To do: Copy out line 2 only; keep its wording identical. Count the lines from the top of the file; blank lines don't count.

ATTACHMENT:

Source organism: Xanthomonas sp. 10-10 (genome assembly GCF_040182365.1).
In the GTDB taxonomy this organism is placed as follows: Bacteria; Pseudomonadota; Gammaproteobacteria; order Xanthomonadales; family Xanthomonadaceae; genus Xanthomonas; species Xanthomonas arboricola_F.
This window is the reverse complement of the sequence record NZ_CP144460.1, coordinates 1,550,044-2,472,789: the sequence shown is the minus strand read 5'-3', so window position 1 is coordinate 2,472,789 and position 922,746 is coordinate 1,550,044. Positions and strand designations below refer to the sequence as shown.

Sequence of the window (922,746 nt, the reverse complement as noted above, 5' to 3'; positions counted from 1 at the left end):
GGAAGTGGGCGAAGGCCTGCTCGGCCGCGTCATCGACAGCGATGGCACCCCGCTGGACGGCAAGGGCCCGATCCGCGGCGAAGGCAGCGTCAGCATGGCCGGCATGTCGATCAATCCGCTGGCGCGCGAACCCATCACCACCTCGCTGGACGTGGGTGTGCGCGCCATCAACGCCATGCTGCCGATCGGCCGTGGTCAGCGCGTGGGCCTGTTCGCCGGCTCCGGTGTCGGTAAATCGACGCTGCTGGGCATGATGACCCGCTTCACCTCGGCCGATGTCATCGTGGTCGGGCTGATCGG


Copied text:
In the GTDB taxonomy this organism is placed as follows: Bacteria; Pseudomonadota; Gammaproteobacteria; order Xanthomonadales; family Xanthomonadaceae; genus Xanthomonas; species Xanthomonas arboricola_F.